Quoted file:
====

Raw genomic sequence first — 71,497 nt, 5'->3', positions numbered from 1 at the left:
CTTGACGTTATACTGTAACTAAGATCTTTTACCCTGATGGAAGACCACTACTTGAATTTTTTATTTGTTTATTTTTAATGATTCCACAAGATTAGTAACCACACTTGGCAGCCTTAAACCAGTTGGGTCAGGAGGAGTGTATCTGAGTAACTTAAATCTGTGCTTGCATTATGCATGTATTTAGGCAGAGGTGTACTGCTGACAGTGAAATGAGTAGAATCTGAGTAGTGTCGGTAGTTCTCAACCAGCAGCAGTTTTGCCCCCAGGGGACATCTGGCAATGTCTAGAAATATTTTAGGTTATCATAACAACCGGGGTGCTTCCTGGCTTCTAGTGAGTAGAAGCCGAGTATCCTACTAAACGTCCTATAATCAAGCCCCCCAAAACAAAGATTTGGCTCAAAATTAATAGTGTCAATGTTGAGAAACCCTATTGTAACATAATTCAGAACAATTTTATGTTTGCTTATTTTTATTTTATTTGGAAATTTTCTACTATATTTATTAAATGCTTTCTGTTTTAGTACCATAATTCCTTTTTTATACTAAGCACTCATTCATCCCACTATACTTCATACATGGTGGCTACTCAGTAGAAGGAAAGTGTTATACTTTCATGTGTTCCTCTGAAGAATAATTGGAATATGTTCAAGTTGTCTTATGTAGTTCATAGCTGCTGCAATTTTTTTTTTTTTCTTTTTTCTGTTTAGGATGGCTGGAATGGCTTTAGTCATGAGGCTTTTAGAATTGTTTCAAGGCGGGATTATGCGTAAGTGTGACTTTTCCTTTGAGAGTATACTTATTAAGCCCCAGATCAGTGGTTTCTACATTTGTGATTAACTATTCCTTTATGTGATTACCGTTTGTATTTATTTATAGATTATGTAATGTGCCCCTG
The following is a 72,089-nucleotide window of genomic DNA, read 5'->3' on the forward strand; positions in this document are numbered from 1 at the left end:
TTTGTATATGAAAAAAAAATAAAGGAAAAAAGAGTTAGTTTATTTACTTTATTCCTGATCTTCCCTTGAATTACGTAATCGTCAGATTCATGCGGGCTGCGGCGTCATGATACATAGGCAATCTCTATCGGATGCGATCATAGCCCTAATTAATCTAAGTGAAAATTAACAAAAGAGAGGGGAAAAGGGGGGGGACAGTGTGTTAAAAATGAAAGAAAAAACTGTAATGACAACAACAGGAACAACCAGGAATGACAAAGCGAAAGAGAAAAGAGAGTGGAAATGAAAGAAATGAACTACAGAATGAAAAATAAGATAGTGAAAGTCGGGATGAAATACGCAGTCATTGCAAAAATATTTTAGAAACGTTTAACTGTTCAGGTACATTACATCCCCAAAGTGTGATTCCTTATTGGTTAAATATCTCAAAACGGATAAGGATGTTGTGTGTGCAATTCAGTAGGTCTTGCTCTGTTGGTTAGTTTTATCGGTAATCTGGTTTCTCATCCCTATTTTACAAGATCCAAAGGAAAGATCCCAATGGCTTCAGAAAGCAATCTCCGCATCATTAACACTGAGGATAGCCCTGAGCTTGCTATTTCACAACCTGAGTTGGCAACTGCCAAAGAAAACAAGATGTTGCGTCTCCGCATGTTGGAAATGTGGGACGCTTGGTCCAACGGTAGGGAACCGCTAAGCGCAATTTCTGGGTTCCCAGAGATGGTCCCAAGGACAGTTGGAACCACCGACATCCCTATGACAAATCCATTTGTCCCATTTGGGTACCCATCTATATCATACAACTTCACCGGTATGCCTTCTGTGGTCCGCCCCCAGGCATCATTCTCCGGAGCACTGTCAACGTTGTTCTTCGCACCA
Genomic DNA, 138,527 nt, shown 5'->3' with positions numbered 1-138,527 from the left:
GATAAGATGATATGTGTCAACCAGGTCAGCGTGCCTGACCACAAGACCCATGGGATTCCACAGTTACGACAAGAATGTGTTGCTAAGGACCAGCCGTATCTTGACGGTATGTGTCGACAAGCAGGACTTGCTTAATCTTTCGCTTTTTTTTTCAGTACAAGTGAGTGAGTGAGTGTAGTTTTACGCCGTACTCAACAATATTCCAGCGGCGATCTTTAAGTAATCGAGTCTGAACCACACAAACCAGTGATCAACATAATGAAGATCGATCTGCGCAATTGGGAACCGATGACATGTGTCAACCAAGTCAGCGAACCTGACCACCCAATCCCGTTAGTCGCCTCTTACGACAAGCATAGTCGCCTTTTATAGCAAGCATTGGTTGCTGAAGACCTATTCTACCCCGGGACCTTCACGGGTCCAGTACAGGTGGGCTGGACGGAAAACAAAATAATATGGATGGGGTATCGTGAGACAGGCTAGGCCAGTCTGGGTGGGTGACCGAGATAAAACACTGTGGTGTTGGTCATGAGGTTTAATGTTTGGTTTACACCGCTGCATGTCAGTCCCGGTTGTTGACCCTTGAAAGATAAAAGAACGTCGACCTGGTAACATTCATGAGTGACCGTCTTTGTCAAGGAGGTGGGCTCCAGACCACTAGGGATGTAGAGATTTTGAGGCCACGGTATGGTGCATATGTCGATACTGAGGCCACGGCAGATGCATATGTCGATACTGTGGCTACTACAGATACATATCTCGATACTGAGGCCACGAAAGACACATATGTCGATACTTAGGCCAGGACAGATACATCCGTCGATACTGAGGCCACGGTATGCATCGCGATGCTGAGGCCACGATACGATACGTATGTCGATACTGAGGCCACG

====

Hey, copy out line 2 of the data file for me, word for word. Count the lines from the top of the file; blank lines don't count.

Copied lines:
CTTGACGTTATACTGTAACTAAGATCTTTTACCCTGATGGAAGACCACTACTTGAATTTTTTATTTGTTTATTTTTAATGATTCCACAAGATTAGTAACCACACTTGGCAGCCTTAAACCAGTTGGGTCAGGAGGAGTGTATCTGAGTAACTTAAATCTGTGCTTGCATTATGCATGTATTTAGGCAGAGGTGTACTGCTGACAGTGAAATGAGTAGAATCTGAGTAGTGTCGGTAGTTCTCAACCAGCAGCAGTTTTGCCCCCAGGGGACATCTGGCAATGTCTAGAAATATTTTAGGTTATCATAACAACCGGGGTGCTTCCTGGCTTCTAGTGAGTAGAAGCCGAGTATCCTACTAAACGTCCTATAATCAAGCCCCCCAAAACAAAGATTTGGCTCAAAATTAATAGTGTCAATGTTGAGAAACCCTATTGTAACATAATTCAGAACAATTTTATGTTTGCTTATTTTTATTTTATTTGGAAATTTTCTACTATATTTATTAAATGCTTTCTGTTTTAGTACCATAATTCCTTTTTTATACTAAGCACTCATTCATCCCACTATACTTCATACATGGTGGCTACTCAGTAGAAGGAAAGTGTTATACTTTCATGTGTTCCTCTGAAGAATAATTGGAATATGTTCAAGTTGTCTTATGTAGTTCATAGCTGCTGCAATTTTTTTTTTTTTCTTTTTTCTGTTTAGGATGGCTGGAATGGCTTTAGTCATGAGGCTTTTAGAATTGTTTCAAGGCGGGATTATGCGTAAGTGTGACTTTTCCTTTGAGAGTATACTTATTAAGCCCCAGATCAGTGGTTTCTACATTTGTGATTAACTATTCCTTTATGTGATTACCGTTTGTATTTATTTATAGATTATGTAATGTGCCCCTG